A new Act of Union
Peter Russell argues for a new Act of Union to fix the malaise which has infected devolution in the era of referendums and nationalism, and to improve the politics of the United Kingdom.
This article was first published by the Scottish Fabians.
Why a new Act of Union?
It was of course the expectation of everyone outside the Scottish nationalist community that the referendum of 2014 would draw a line under the claim of independence for Scotland, and therefore be a stabilising influence on the UK constitution. Indeed, even the nationalists signed up to this idea in the 2012 Edinburgh Agreement. They have since used the political momentum which they succeed in generating during the 2014 campaign to further destabilise the post-1997 devolution settlement.
This destabilisation process has continued with the renaming of the Scottish Executive to Scottish Government (implying a false equivalence with Scotland’s UK Government), the misrepresentation of the outcome of the Brexit referendum (presenting it as a poll of different parts of the UK rather than a national vote), and the misrepresentation of the outcome of the 2019 general election (presented as a victory for the SNP despite them only standing in 59 of 650 seats).
It is clear that the current constitutional arrangements are under considerable stress and they may not be fit for purpose under such conditions. It is therefore proposed that a New Act of Union should be presented to form the foundation of a constitutional settlement that is stable and clear, and will allow the governments and assemblies of the UK to operate effectively.
A New Act of Union will also offer the opportunity to regulate and limit the powers so far used on an ad hoc basis by Governments, especially the Cameron administration, for their own ends rather than according to any approved formula.
A codified settlement should be called a New Act of Union precisely because its aim will be to establish a stable constitutional framework for the UK. In the case of Scotland, it also acknowledges the outcome of the 2014 independence referendum, when a majority voted against independence.
The New Act of Union should not exclude the possibility for any part of the union to secede, and should set out the process for doing so.
The New Act of Union should seek to define the UK in terms of shared and mutually respected rights and responsibilities in parts of the UK.
The New Act of Union should also strengthen the role of parliamentary democracy in UK, and should limit the use of referendums and plebiscites.
Nothing in the New Act of Union shall infringe on the provisions of the Good Friday Agreement which has brought peace to Northern Ireland. As these are subject to the provisions of an international Treaty, the presumption should be that these override the New Act of Union. (This applies especially to the articles relating to secession.)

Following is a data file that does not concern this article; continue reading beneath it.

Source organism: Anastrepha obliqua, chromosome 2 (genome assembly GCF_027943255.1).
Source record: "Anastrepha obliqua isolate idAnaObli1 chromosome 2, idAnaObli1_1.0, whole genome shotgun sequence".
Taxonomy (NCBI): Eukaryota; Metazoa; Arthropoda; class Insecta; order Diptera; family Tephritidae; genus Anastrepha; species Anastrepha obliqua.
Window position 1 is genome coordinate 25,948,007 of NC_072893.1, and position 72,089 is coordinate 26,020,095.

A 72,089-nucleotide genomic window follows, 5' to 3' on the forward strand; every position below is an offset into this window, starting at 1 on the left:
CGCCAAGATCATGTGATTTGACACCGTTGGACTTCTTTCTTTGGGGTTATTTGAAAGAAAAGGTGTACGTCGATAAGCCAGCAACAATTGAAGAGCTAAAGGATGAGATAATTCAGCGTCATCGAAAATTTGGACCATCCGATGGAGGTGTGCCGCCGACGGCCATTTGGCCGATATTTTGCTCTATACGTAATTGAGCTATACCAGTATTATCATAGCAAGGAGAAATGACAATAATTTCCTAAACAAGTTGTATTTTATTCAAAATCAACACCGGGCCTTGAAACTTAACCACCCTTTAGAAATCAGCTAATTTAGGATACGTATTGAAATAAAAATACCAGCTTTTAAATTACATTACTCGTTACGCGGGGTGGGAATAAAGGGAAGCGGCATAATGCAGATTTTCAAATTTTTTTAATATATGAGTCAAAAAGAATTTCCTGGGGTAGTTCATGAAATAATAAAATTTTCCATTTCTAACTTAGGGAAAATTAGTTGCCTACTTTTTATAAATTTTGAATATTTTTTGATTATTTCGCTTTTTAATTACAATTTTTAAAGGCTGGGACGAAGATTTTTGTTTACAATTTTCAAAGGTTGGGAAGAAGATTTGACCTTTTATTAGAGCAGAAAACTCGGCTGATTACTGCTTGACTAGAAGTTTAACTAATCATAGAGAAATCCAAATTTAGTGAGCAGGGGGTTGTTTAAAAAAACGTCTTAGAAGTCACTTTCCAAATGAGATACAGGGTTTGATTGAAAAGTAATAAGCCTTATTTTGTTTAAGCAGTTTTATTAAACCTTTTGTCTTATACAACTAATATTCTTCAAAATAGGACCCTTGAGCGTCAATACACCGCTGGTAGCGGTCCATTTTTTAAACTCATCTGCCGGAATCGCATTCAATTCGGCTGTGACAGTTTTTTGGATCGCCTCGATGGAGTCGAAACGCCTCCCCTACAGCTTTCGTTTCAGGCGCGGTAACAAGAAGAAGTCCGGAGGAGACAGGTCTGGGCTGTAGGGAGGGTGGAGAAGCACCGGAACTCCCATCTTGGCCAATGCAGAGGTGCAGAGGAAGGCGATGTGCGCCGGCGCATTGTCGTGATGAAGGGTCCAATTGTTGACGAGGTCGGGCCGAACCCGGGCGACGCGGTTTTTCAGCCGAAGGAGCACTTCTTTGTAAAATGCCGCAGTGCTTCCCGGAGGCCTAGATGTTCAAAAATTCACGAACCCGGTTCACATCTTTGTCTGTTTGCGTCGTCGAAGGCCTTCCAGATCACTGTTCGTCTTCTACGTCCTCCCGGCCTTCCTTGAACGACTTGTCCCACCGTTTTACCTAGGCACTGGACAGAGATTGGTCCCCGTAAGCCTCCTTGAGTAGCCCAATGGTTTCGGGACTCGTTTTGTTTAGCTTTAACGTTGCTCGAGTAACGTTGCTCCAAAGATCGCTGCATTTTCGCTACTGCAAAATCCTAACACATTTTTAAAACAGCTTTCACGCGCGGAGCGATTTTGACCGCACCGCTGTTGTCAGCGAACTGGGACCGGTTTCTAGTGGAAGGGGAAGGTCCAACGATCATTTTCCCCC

New Act of Union articles
- The United Kingdom comprises the four nations of England, Scotland, Wales and Northern Ireland.
- Each of these nations other than England has a devolved assembly or parliament. The powers of these assemblies and parliaments are as set out in existing legislation under the formal and continuing sovereignty of the Crown in the UK Parliament at Westminster. These powers shall not in normal times be changed without their formal consent.
- The constituent assemblies and parliaments of UK shall be responsible for their own electoral systems including the UK Parliament at Westminster. However, as the New Act of Union is founded on principles of equality and fairness, it is essential that Westminster moves to a system of proportional representation as soon as possible.
- The New Act of Union shall guarantee equal human and civil rights to all subjects of the UK and in doing so should clarify that to be a subject is de facto to be a citizen.
- The New Act of Union shall uphold equivalent levels of prosperity in each part to the UK. In doing so, it shall guarantee mechanisms which facilitate equalisation between the most prosperous and the least prosperous regions and nations.
- The New Act of Union shall define the UK as a representative parliamentary democracy which seeks to avoid the use of referendums by Westminster except in closely prescribed circumstances. These shall normally be confined to constitutional issues, and will require the approval of two-thirds of MPs. There shall be no referendums on human rights and social policy issues such as abortion, capital punishment and immigration, which are properly the business of parliament.